Religous debates and questions [2]

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Religous debates and questions [2]

Post by halfwise on Thu Apr 16, 2015 8:34 pm

Given the complete lack of earthly-based written stories until 60 years after the fact, from any sources, I think it's simpler to assume there was nothing to tell stories about. We know there were christians, but everyone who interviews them seems completely mystified as to what they are blabbering on about. pretty nebulous.

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Re: Religous debates and questions [2]

Post by Pettytyrant101 on Thu Apr 16, 2015 8:47 pm

60 years is not long.

Jesus dies. His surviving followers preach his story, some even go their deaths doing so, their children grow up and have children, they begin collecting the stories and writing them down making the lost but presumed to have existed, proto-gospels. The first generation starts to die off. Paul plays up Jesus as the spiritual being downplays the mortal man bit, the gospels as we know them are not yet written, he as free reign to a wide degree, he uses Jesus the spiritual being as the means, through him of course, to convince the Church the Promise still holds, just deferred.
Church survives, and most importantly for Paul so does he as head of it.

I can see those events taking 60 years.

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Re: Religous debates and questions [2]

Post by bungobaggins on Thu Apr 16, 2015 10:17 pm

http://www.cnn.com/2015/04/16/europe/italy-migrants-christians-thrown-overboard/

Send these people back to Lybia. They're not ready for modern civilization. I suspect they never will be.

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Re: Religous debates and questions [2]

Post by David H on Thu Apr 16, 2015 11:07 pm

Another plus for Pope Francis.  Thumbs Up
I know some of these women who are doing really good works, despite the inertia of the Church.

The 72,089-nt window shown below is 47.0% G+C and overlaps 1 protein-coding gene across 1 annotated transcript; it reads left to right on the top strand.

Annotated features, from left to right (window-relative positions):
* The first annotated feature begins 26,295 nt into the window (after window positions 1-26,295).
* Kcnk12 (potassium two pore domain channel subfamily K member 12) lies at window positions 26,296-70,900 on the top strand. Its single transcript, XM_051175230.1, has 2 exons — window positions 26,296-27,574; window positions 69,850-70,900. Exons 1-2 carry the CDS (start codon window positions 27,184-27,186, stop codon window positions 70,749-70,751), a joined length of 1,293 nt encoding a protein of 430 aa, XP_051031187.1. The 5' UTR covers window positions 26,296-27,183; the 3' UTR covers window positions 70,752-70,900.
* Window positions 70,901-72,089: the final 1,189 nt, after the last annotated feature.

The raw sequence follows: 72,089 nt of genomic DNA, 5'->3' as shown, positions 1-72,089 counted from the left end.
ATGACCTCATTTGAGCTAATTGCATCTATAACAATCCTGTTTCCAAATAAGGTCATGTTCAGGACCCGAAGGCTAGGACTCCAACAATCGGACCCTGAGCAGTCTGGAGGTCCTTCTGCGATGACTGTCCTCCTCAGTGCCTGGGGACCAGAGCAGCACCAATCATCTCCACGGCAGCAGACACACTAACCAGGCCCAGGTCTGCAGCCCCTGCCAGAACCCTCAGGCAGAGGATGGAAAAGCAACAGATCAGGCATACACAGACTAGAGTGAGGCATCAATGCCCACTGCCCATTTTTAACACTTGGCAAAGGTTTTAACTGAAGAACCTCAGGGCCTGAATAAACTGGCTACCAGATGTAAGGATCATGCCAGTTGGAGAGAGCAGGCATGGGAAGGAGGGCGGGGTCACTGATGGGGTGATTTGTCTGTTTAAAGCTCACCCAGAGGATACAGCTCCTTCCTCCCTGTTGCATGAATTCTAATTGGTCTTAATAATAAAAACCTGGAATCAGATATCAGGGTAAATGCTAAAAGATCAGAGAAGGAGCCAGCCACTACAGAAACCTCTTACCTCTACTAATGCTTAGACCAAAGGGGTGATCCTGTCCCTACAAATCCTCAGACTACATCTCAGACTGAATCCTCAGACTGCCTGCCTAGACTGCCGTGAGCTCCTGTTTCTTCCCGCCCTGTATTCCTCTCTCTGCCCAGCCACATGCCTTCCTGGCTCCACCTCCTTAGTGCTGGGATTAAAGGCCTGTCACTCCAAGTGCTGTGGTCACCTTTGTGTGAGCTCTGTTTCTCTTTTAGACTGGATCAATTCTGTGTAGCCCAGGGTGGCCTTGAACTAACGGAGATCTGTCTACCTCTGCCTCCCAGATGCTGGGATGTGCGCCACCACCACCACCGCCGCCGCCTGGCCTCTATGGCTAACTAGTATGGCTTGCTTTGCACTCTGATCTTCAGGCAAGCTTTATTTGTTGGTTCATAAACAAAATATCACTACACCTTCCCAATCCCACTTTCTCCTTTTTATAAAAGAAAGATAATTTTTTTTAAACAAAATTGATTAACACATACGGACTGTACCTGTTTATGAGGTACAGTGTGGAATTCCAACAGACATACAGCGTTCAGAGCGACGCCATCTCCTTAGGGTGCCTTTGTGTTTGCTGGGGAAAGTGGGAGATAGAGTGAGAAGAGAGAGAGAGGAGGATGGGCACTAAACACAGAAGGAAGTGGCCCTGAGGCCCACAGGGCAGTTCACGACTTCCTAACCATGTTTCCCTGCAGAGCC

http://hosted.ap.org/dynamic/stories/E/EU_REL_VATICAN_US_SISTERS?SITE=AP&SECTION=HOME&TEMPLATE=DEFAULT&CTIME=2015-04-16-16-14-59

VATICAN CITY (AP) -- The Vatican has unexpectedly ended its controversial overhaul of the main umbrella group of U.S. nuns, cementing a shift in tone and treatment of the U.S. sisters under the social justice-minded Pope Francis.

The Vatican said Thursday it had accepted a final report on its investigation of the Leadership Conference of Women Religious and declared the "implementation of the mandate has been accomplished" nearly two years ahead of schedule. The umbrella group for women's religious orders had been accused of straying from church teaching.

The brief report stated the organization would have to ensure its publications have a "sound doctrinal foundation," and said steps were being taken for "safeguarding the theological integrity" of programs. But no major changes were announced and the direct Vatican oversight that the sisters considered a threat to their mission was over.

"I think there are still some questions about how this is going to play out, but that it concluded early was an overwhelming affirmation of what the sisters do," said Natalia Imperatori-Lee, a religious studies professor at Manhattan College.

The report's tone stood in stark contrast to the 2012 Vatican reform mandate, which said the nuns' group was in a "grave" doctrinal crisis. Vatican officials said the Leadership Conference had over-emphasized social justice issues when they should have also been fighting abortion, had undermined church teaching on homosexuality and the priesthood, and had promoted "radical feminist" themes in their publications and choice of speakers.  The nuns' group called the allegations "flawed." But Archbishop Peter Sartain of Seattle was appointed to conduct a top to bottom overhaul of the conference.

Just last year, the head of the Vatican's doctrine office, Cardinal Gerhard Mueller, sharply rebuked the nuns' group for its "regrettable" attitude and behavior during the process. He accused the LCWR of being in "open provocation" with the Holy See and U.S. bishops because they planned to honor a theologian, Sister Elizabeth Johnson, whose work had drawn sharp criticism from the U.S. bishops.

But on Thursday, leaders of the umbrella organization and the Vatican officials in charge of the overhaul released statements of mutual respect, and the sisters met in Rome for nearly an hour with Pope Francis. The Vatican released a photo of the nuns sitting across a table from a warmly smiling Francis.

The turnabout suggested possible papal intervention to end the standoff on amicable grounds before Francis' high-profile trip to the United States in September. The investigation, and a separate but parallel review of all women's religious orders, prompted an outpouring of support from the public for the sisters, who oversee the lion's share of social service programs for the church.

I wonder if we'll be seeing women priests and "out" priests before the next Pope?

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Re: Religous debates and questions [2]